Everything should be open and there aren't really any places to avoid.

Pizza Hut on Rangeline was rebuilt and it reopened yesterday I think.

#1305
JoMo

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Updated vid from Con-Way truck bay. You can see the doors explode inside at about 38 seconds in and one of them kinds of floats around for awhile.




And pretty high quality vid from some chasers just minutes after the tornado moved though on Rangeline.



#1306
JoMo

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We're over the $300 million mark on new construction. 59% built back as far as homes go.

Joplin Globe has an interesting map plotting where these homes are, how much they cost, etc.
http://www.joplinglo...n-since-tornado


But builders are clashing over home sizes and values which may have actually slowed the rebuilding some as Joplin doesn't have specific zoning requirements in the old neighborhoods so you're getting doublewide modular houses beside fancy houses driving the property values down.

http://www.joplinglo...me-sizes-values

#1307
EquusStorm

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It's so great to see that the rebuilding process in Joplin is coming along so nicely. Sure, there'll be a few issues here and there, but all in all it sounds like things continue to improve.

#1308
JoMo

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Big school bond issue going up for vote on April 3rd.

Not only are Joplin High School, Irving Elementary, East Middle School and Elementary #2 going to be rebuilt but they will build gyms that will double as community shelters. There will be the capacity to hold 20,000 people.
http://www.joplinglo...ell-as-students

http://www.joplinglo...-for-bond-issue


High School virtual tour:



Irving virtual tour:


#1309
JoMo

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The school bond unofficially passes. It required 57.1% of the vote, it received somewhere around 57.6%.

That means we'll be getting community shelters, and the schools posted in the last post ^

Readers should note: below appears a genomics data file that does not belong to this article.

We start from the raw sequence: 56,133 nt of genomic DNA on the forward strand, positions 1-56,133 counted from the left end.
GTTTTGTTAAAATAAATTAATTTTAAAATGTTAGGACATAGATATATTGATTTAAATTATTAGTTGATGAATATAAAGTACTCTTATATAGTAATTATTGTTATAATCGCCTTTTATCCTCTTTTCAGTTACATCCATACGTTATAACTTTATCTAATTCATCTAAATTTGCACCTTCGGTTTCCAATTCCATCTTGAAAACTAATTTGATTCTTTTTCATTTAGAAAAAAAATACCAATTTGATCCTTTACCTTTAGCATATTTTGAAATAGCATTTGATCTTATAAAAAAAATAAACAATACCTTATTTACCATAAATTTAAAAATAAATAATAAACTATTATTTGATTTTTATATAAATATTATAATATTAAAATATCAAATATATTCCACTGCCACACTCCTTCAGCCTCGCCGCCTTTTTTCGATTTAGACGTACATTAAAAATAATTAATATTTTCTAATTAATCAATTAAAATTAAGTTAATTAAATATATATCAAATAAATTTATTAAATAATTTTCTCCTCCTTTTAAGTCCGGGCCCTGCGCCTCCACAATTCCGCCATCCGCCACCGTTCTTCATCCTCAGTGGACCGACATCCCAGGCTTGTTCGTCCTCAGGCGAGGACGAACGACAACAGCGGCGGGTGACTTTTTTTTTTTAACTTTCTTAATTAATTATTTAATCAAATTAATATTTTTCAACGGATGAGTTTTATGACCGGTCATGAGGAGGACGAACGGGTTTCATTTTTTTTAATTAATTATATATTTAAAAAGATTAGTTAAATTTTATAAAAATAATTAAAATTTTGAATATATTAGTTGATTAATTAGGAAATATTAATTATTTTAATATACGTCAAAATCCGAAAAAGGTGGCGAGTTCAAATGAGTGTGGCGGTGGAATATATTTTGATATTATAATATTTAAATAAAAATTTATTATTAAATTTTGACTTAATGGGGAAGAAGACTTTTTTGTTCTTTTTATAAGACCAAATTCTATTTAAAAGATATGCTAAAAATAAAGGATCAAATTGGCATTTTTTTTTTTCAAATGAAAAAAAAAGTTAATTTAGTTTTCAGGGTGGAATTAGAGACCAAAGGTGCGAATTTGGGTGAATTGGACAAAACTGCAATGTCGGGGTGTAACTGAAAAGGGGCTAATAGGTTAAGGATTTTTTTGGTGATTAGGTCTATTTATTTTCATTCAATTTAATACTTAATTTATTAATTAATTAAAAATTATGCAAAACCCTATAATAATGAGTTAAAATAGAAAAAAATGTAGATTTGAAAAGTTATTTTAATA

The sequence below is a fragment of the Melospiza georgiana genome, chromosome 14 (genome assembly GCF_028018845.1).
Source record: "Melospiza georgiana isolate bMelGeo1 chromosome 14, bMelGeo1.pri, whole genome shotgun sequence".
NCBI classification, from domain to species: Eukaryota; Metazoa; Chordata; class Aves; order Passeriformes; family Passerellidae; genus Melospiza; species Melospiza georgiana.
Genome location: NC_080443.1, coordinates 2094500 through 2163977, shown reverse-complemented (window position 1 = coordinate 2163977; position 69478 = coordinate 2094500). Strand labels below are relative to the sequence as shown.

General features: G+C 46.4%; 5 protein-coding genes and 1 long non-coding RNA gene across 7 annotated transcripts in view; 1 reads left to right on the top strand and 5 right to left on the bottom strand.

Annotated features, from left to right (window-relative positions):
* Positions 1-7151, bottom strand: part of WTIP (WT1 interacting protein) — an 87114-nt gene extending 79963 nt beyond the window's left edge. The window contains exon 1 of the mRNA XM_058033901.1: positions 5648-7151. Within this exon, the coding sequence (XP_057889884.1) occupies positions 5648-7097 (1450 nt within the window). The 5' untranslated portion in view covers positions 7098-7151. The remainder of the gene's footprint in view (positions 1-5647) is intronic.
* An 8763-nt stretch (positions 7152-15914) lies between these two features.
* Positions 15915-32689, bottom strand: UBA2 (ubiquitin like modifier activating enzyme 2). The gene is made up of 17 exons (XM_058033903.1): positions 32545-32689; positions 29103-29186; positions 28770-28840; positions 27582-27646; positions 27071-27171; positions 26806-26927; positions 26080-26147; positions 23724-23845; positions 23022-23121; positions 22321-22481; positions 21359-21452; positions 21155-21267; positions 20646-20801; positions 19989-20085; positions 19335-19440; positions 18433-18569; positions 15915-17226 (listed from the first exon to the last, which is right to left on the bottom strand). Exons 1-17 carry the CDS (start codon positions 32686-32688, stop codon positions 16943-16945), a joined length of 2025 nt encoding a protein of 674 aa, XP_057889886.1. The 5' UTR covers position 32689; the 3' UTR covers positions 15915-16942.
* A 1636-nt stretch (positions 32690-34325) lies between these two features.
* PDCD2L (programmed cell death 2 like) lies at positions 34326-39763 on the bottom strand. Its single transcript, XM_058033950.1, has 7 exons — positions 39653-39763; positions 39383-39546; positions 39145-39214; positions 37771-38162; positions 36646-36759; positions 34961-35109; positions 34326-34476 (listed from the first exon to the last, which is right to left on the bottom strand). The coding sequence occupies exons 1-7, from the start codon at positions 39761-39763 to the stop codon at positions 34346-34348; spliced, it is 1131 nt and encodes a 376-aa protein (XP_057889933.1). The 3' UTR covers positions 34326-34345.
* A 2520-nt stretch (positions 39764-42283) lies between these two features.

#1310
EquusStorm

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Wow, that's even better news. Looks like Joplin may come out of this even better and safer than before. Shame it took an EF-5 tornado to start the process though :<

#1311
irishbri74

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Wow, that's even better news. Looks like Joplin may come out of this even better and safer than before. Shame it took an EF-5 tornado to start the process though :<


It's societies nature as a whole to be reactive rather than proactive.

#1312
B-Rent

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I drove around Joplin, Tuesday. I may have actually gotten a bit lost on JoMos hood.

It's so surprising to me that you can still look up in trees and see debris. The other thing, the trees themselves. They are so barren, it's surreal to see a tree with no branches growing leaves.

Sent from my ADR6400L

#1313
JoMo

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Yeah it's pretty shocking that those trees survived the winter and are now coming out of it even though they are disfigured.


The Atlanta based contractor the school district hired to do demolition work is now suing the school district for non-payment.
http://www.joplinglo...School-District

The Bel-Aire shopping center which was destroyed (featured at the first of the storm chaser van tour video where the chasers were fleeing the path) is going to be rebuilt bigger. A Longhorn streakhouse, which is new to Joplin will also be built there.
http://www.joplinglo...-suit-neighbors

Volunteers from Ohio, Chicago, OKC, Tulsa have moved to Joplin since the tornado.
http://www.joplinglo...ity-to-help-out